Bee Sting Reactions

Updated: 29th April 2021

Bee sting reactions may result in temporary pain, or more severe symptoms.  Rarely, but in extreme cases, a reaction can even pose dangerous threat to health.

Below you will find information about:

  • the differing degree of symptoms and reactions
  • when to take medical advice
  • how to identify, and when to seek emergency assistance for severe bee sting reactions
  • preventing bee stings.

When should I be concerned about bee sting reactions?

Unless a person has a sensitivity, most people will experience normal reactions to bee stings. That is, they'll merely find them to be temporary, painful experiences, with some swelling, but requiring no more than basic first aid which you can easily do at home.

For some people, however, there is real cause for concern, because symptoms can be more severe, and if not a medical emergency, then at requiring at least some assistance from a healthcare professional. 

Seek Medical Help Quickly If Stung In A Sensitive Area don't wait for the swelling to get worse!

Bee stings which occur in particular places (and especially on children) should be seen by a health care professional sooner rather than later.

Sensitive areas include:

  • around or inside the nostril or nose
  • close to the eye or eyelid
  • in the ear
  • in the mouth, lip or throat
  • around the genitals
  • any other sensitive areas, such as areas already wounded and under medical supervision.

    A sting in a sensitive area could become more serious, and medical assistance may be required quickly.  For example, a bee sting in the mouth could cause swelling and result in difficulty swallowing or breathing. Children are especially vulnerable.  Seek help from a suitably qualified health care professional.

Where are we most likely to be stung?

Most commonly, a bee sting occurs:

  • on the foot or underfoot, toe or ankle (due to stepping on a bee)
  • on the hand or finger (especially after attempting to handle bees)
  • occasionally on the chest, head or scalp.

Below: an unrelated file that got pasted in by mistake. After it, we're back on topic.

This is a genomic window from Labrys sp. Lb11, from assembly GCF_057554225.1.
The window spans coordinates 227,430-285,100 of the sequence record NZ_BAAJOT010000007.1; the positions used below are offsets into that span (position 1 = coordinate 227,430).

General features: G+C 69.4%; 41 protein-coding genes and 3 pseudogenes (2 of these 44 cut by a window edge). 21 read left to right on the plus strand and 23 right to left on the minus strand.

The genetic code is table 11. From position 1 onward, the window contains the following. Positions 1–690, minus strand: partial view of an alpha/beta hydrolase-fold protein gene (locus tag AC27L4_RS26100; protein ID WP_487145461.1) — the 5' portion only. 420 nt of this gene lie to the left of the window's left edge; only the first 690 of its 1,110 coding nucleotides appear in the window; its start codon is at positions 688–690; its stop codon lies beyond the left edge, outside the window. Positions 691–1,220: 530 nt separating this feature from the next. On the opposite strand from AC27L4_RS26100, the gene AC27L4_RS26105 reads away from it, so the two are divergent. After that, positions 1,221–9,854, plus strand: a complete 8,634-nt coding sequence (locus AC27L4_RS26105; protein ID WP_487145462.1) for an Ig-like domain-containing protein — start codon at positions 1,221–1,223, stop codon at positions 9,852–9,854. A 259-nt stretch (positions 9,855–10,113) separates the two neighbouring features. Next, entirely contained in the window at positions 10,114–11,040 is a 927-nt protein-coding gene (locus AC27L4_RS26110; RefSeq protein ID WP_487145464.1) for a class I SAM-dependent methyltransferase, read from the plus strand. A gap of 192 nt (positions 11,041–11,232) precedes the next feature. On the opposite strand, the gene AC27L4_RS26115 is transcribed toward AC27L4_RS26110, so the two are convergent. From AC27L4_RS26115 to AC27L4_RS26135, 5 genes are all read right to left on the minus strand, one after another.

If you are concerned about wasp or bee sting reactions in future, you could consider keeping a  Venom Extractor Kit  at home in your first aid cabinet. These work by removing the poison or venom from beneath the skin, and can even be used for mosquito bites, wasp stings and snake bites (be sure to follow the instructions for use).

You could also try a repellent to avoid being stung in the first place. 

Please note: as an Amazon Associate I earn from qualifying purchases for links to Amazon products at no extra cost to you (this helps me fund my site).  Both of these repellents are DEET free:

Repel - is available from Amazon US or

Incognito - is available from Amazon UK.

General Bee Sting Reactions:

  • Symptoms you may encounter following a bee sting could include urticaria (nettle rash), some swelling, itching, and general flushing (redness) of the skin area immediately around the sting. 
  • You should try not to scratch the area too much, or it may become infected.  Apply an ice pack to relieve the pain.
  • If you think your reaction to the sting is normal, and you would like information about how to reduce normal swelling, visit the first aid page, or you may prefer to read this article first.

Symptoms Of Large Local Reactions To Bee Stings:

  • Reactions to the sting and the venom can be more painful and visible.  Extensive swelling, could develop, with a white weal around the entry of the sting. In such reactions, the swelling process will begin immediately after the sting.
  • After about 3 -4 hours, swelling may increase further, and become itchy and tender.   See Why do bee stings hurt.

How long will the swelling last?

  • Swelling may continue for about 12 hours, and it's possible the swelling may not subside for another two or three days!
  • Thus, in such cases, a single sting to the lower leg, for example, could cause the whole leg to swell considerably.
  • If the symptoms show no sign of improvement after a few days, medical assistance may be sought in order to gain effective treatments to deal with the swelling.
  • You may consider having tests to confirm allergy.

What about when a bee sting is infected?

In the case of signs of infections (such as swelling and pus), flu-like symptoms and fever, the infection may need to be cleared up with anti-biotics, and the advice/assistance of an appropriately qualified health care professional should be sought. 

When Is A Bee Sting Reaction Dangerous?  - Serious Reactions To Bee Stings